Suspended property funds collect £40m in management fees over 2020

£2.8m of capital locked away over three funds

James Baxter-Derrington
clock • 4 min read
Investors stuck in the M&G Property Portfolio have forked out the most in fees
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Investors stuck in the M&G Property Portfolio have forked out the most in fees

Investors trapped in suspended open-ended property funds have paid out more than £40m in management fees over the course of 2020, with some still paying fees in 2021 as £2.8bn of investor capital remains locked away across three funds.

According to Investment Week calculations utilising fee and fund size data from Morningstar Direct and share class classifications from FE fundinfo, investors have shelled out approximately £40m in management fees across nine suspended property funds over the course of 2020, with the total figure likely larger than this, as data for St James's Place, Aviva Investors and Canlife's property funds were unavailable.

The costs calculated only apply to the management fees of the fund, with various other fees such as property, transaction and dealing costs that comprise the total ongoing charge not included.

From Morningstar Direct, the fees were taken from the firm's MiFID files and total fund size was based on "surveyed figures obtained from the firm" on a month-to-month basis. Main share classes have been selected according to the methodology employed by FE fundinfo.

M&G mulls opening date for suspended property fund

Calculations have also only been made for full months of suspension, so if a fund reopened on 17 September as Columbia Threadneedle's did, data has only been collated from the five full months it was suspended (April to August).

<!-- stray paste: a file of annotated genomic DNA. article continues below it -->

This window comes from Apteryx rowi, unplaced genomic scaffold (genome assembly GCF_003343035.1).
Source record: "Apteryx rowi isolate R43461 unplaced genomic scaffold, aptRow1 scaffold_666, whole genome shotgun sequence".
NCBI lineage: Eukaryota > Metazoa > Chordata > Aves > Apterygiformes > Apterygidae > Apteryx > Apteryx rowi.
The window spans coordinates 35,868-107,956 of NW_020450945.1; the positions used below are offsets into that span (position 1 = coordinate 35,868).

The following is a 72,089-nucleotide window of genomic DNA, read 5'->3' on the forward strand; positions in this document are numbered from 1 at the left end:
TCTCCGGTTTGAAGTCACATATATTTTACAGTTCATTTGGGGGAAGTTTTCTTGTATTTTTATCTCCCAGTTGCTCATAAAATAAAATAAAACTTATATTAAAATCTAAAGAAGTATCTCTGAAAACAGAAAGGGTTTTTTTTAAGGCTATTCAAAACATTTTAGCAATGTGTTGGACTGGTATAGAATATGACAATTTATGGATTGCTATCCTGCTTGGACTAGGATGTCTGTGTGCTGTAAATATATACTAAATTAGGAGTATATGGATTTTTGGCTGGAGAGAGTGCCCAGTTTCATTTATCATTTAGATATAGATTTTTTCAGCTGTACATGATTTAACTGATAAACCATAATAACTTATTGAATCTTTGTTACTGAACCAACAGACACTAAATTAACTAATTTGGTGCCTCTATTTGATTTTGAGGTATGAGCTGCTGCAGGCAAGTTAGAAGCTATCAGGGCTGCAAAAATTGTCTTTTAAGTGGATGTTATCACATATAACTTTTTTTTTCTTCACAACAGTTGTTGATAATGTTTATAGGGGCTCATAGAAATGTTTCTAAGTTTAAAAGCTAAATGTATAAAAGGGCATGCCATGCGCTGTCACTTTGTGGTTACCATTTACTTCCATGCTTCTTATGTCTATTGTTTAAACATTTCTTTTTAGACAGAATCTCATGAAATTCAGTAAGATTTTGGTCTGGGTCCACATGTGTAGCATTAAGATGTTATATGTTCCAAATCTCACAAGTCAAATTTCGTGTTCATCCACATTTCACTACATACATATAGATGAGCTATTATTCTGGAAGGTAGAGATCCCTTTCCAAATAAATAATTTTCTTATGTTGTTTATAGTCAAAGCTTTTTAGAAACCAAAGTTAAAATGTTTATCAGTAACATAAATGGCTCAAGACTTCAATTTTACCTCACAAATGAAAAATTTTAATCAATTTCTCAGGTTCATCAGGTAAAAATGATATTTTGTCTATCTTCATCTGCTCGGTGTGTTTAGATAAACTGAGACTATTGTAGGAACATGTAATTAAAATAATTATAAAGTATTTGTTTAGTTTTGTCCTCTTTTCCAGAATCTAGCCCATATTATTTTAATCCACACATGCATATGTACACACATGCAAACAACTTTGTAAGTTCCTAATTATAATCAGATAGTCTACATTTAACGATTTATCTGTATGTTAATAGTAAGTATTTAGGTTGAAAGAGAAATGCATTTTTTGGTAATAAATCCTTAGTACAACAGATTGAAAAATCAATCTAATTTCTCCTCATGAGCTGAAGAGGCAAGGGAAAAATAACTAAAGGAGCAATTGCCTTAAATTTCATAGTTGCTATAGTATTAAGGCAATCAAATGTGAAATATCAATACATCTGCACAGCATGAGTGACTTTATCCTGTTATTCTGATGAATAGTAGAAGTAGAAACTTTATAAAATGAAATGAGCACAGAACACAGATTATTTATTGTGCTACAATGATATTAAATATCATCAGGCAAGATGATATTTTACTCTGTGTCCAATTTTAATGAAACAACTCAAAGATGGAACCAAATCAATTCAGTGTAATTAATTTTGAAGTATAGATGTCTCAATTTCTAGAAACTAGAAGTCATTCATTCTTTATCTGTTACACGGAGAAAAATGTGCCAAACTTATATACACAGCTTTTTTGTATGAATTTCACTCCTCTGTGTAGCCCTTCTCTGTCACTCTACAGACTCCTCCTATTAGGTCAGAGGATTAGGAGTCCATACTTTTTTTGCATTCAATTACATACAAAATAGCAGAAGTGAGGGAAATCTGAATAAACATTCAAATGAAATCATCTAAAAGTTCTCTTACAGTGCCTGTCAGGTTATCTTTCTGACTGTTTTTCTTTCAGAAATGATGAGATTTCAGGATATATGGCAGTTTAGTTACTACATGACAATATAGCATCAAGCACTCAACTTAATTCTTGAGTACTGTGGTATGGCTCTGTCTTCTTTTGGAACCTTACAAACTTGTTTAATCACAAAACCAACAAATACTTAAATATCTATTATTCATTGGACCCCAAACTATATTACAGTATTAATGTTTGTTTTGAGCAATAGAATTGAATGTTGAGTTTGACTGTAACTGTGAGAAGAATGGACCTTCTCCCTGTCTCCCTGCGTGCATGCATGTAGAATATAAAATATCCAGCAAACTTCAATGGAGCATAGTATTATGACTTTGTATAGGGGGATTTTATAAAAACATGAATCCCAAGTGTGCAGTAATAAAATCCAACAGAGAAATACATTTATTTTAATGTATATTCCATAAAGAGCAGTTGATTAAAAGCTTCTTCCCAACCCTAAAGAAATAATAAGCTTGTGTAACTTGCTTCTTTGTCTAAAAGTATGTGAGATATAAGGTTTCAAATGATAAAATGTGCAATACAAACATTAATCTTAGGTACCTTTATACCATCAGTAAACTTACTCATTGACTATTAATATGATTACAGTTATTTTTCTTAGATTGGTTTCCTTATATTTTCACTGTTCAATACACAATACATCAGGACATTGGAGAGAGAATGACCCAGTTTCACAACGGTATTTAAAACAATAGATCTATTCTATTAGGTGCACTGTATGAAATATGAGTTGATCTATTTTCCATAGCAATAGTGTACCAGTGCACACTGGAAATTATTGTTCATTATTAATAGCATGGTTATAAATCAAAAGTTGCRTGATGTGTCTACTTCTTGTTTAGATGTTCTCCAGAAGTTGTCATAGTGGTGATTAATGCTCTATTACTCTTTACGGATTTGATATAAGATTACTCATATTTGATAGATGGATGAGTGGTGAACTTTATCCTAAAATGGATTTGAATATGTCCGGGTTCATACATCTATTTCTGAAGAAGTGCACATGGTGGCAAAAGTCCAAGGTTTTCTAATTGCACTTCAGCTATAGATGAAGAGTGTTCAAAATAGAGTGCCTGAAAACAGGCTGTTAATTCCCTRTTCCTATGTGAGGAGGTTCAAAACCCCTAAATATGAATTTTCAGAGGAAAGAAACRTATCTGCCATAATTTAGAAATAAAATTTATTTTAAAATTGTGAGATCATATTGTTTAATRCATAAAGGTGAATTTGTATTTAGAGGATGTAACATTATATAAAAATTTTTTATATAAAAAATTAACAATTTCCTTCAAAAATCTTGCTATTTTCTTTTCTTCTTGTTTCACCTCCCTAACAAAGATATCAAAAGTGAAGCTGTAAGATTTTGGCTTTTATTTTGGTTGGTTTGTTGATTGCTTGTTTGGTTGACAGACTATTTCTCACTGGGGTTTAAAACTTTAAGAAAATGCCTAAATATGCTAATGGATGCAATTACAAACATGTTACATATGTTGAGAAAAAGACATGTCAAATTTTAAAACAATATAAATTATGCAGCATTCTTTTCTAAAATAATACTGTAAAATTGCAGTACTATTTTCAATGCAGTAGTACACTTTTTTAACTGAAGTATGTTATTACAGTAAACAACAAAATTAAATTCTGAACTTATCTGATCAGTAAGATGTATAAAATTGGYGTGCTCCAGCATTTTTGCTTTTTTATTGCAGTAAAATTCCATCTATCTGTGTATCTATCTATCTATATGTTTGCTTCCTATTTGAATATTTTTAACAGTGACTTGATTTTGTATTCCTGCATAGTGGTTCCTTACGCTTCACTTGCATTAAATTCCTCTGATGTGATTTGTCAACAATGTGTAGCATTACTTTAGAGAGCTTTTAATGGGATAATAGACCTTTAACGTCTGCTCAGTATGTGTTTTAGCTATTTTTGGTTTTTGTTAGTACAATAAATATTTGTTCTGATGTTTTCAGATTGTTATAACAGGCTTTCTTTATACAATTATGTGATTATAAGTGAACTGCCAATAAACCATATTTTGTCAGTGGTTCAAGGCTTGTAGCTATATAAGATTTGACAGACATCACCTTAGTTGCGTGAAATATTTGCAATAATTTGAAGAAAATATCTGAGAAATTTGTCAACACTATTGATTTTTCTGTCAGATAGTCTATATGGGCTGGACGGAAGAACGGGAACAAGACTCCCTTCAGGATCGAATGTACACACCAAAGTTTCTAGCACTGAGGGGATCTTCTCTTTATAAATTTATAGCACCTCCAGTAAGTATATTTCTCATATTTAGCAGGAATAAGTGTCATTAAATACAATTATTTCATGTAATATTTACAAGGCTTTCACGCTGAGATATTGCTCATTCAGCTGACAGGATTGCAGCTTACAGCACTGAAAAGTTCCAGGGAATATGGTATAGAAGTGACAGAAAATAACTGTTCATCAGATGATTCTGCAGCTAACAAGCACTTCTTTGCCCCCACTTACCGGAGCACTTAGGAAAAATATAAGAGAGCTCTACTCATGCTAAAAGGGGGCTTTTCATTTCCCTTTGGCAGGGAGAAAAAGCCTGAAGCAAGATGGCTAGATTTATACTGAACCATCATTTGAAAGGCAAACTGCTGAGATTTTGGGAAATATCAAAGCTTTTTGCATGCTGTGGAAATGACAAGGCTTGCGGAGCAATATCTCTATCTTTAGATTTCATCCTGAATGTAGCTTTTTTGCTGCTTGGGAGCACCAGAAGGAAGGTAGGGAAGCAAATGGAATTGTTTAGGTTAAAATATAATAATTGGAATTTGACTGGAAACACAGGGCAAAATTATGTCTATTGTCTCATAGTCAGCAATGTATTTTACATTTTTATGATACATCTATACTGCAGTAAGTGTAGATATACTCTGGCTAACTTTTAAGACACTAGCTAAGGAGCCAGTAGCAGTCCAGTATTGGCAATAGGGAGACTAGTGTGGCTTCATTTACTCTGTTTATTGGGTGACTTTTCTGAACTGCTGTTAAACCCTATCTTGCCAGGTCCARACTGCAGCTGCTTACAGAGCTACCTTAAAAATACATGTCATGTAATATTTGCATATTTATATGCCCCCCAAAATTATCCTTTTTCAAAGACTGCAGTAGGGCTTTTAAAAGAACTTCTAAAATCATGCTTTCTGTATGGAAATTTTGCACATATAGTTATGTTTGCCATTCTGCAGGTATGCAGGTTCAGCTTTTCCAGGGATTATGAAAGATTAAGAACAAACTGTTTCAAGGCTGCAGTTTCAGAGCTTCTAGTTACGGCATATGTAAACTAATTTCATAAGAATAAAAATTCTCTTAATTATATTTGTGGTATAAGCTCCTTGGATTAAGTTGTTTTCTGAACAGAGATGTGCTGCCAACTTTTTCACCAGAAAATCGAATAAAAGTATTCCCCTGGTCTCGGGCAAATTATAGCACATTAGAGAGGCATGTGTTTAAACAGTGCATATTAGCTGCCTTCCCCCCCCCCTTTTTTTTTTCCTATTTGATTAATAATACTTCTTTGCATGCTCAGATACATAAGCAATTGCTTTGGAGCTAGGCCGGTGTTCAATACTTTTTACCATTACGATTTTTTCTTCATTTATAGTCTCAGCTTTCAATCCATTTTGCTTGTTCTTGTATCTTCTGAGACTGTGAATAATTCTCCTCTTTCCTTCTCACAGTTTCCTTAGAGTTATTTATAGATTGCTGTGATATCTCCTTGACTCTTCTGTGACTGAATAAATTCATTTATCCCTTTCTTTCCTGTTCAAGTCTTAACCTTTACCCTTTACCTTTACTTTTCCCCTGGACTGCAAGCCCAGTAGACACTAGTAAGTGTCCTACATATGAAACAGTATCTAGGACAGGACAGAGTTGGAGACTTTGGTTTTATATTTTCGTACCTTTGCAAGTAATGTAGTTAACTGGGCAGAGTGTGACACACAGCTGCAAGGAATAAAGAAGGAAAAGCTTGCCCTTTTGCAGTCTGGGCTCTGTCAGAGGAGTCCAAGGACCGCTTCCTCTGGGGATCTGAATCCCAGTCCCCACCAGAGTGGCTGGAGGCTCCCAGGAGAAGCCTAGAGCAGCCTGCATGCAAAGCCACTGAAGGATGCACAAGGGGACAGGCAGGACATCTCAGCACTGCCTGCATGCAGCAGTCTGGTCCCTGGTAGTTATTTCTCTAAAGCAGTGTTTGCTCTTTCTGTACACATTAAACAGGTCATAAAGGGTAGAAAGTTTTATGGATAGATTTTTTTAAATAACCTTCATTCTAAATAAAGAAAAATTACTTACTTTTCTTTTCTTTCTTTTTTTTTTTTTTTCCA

Despite instigating a discount of 30% from the first day of its suspension, investors stuck in the M&G Property Portfolio have forked out the most in fees.

This is partly due to the size of the fund, which never fell below £2bn across the year, along with it being the only fund to be suspended for the full 12 months of 2020. It remains suspended, entering its 17th month.

While M&G's fund was suspended on 4 December 2019 as a result of "continued Brexit-related uncertainty and ongoing structural shifts in the UK retail sector" leading to "unusually high outflows", the wider sector gating was caused by the coronavirus pandemic.

On 16 March 2020, Aegon (formerly Kames) Property Income and Janus Henderson's UK Property funds were the first to pull down the shutters on investor dealing in response to the material valuation uncertainty clause (MUC) applied by its independent valuers, informing investors the Covid-19-induced pandemic had caused an inability to accurately value the UK property market.

By the end of the month, ten fund houses had suspended dealing, leaving investors unable to either buy or sell the open-ended funds for the second time in four years.

Lockdown restrictions rebuild question of 'widespread material uncertainties' in property sector

On 21 May 2020, the Royal Institution of Chartered Surveyors (RICS) announced the first signs of light for the sector, recommending that some forms of property asset were no longer subject to material uncertainty and could be valued accurately.

This lifting of the MUC continued periodically until 9 September 2020, at which point it was announced that "all UK real estate, excluding some assets valued with reference to trading potential" could now be valued accurately. This assessment was reaffirmed during both the second and third UK lockdowns, on 3 November 2020 and 5 January 2021 respectively.

From this date, property funds also began to lift their suspensions, with St James's Place reopening all its property funds on the same day, followed by Columbia Threadneedle on 17 September, Royal London Asset Management on 30 September, Legal & General Investment Management on 13 October, Aberdeen Standard Investments on 16 November and BMO Global Asset Management on 14 December.

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